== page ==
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Manufacturers would like to get better results for the money they spend, and they would like to spend less, but they are frustrated on every side. Worst of all, given the importance they attach to return on investment in every other area, manufacturers themselves rarely know what return they are getting on the money they invest in trade promotions.
While it is impossible for companies to eliminate trade spending entirely, trade promotions can be rationalized, and the money invested in them made as productive as any other prudent investment.
Manufacturers know that the more they spend on promotions, the more they'll sell. Many fail to notice that some market share costs more than it's worth.
There is a second concern that inhibits efforts to optimize trade promotions: manufacturers are hesitant to destabilize their relations with the retailers.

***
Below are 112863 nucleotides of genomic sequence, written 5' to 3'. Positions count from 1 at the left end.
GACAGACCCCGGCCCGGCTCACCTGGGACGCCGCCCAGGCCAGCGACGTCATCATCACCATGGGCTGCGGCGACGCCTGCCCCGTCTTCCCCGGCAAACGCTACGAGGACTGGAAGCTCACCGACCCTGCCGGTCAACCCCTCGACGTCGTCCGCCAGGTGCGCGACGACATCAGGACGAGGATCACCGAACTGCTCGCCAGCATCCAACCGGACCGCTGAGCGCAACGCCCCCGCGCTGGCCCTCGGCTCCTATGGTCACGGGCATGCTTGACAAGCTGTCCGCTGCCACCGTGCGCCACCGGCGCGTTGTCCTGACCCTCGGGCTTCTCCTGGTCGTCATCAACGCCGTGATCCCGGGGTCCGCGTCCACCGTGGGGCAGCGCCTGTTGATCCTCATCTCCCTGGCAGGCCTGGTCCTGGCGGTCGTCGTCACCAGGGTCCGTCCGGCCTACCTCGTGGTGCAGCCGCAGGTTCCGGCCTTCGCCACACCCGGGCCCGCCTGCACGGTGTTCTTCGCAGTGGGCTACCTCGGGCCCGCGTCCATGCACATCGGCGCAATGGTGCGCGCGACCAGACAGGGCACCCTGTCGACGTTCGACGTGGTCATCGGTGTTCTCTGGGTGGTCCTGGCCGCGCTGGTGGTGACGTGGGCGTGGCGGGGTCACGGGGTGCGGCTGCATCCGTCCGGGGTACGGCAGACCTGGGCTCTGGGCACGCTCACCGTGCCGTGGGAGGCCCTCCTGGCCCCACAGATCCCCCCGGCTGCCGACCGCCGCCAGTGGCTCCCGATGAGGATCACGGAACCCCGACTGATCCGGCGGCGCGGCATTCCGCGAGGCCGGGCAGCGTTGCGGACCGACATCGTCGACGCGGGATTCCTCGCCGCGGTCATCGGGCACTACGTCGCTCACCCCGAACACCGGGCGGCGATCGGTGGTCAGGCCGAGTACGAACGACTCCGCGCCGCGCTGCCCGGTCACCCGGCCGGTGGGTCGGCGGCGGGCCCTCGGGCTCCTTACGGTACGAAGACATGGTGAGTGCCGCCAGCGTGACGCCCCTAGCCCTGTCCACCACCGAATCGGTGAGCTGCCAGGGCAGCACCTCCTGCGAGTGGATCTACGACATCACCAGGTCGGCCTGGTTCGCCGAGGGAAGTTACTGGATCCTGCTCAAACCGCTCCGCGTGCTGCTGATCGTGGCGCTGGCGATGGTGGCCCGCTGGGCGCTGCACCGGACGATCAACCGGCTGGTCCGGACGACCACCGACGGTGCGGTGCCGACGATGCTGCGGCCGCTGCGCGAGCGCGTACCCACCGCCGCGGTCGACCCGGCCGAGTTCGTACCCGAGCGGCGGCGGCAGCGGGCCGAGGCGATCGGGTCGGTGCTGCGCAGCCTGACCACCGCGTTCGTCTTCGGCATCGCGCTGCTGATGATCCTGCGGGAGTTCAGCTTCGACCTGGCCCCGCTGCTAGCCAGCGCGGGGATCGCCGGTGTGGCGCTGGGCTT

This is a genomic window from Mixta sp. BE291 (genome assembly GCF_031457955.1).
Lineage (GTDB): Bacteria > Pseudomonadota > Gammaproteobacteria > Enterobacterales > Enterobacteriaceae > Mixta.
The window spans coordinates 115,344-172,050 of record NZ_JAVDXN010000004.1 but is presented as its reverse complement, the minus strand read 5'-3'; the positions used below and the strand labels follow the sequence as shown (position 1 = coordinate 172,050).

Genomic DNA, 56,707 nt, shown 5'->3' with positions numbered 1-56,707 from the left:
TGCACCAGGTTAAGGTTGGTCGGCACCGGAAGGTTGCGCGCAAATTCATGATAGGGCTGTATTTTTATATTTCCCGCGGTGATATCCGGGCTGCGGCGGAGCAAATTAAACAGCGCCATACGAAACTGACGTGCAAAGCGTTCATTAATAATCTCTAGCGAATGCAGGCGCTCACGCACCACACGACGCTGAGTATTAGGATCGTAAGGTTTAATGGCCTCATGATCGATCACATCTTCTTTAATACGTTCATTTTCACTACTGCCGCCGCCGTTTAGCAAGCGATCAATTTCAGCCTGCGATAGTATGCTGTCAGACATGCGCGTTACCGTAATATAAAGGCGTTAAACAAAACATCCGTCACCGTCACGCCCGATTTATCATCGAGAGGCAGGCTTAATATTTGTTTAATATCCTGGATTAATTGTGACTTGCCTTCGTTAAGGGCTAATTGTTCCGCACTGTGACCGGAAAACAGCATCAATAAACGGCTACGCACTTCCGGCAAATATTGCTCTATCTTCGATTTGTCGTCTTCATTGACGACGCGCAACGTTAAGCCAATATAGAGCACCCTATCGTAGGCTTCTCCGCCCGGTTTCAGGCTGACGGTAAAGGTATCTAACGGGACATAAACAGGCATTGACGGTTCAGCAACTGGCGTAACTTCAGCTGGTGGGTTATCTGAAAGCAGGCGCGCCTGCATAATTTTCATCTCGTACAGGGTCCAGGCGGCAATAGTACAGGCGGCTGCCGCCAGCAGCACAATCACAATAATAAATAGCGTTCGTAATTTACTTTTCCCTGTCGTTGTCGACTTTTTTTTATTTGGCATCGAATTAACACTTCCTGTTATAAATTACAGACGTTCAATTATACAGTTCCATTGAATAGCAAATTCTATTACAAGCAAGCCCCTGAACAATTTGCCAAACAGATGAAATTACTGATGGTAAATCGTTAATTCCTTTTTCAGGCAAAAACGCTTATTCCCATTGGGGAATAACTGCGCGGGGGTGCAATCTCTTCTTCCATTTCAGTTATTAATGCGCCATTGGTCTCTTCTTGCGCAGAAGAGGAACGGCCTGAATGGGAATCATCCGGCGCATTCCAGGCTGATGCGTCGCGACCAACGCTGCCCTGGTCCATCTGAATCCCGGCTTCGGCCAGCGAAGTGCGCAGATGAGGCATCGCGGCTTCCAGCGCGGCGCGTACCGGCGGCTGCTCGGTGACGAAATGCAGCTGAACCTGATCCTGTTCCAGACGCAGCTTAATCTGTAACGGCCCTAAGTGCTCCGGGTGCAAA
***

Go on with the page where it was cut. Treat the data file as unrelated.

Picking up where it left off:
Typically, the manufacturer takes 80-85% of the total profit and the distributor takes 15-20%, so trade margins tend to be very narrow.
One way is by trying to align their interests with the interests of retailers in order to produce win/win promotions. It is not an easy task.
The most successful trade-promotion strategies are designed around specifics. Different geographical regions, different retail chains, different product categories, different brands-all make different demands on manufacturers and present different opportunities for cutting costs, improving alignment with the trade, and enhancing results. To realize an outstanding return on every marketing initiatives, companies must understand and exploit these differences, using an advanced analytics big data-driven framework.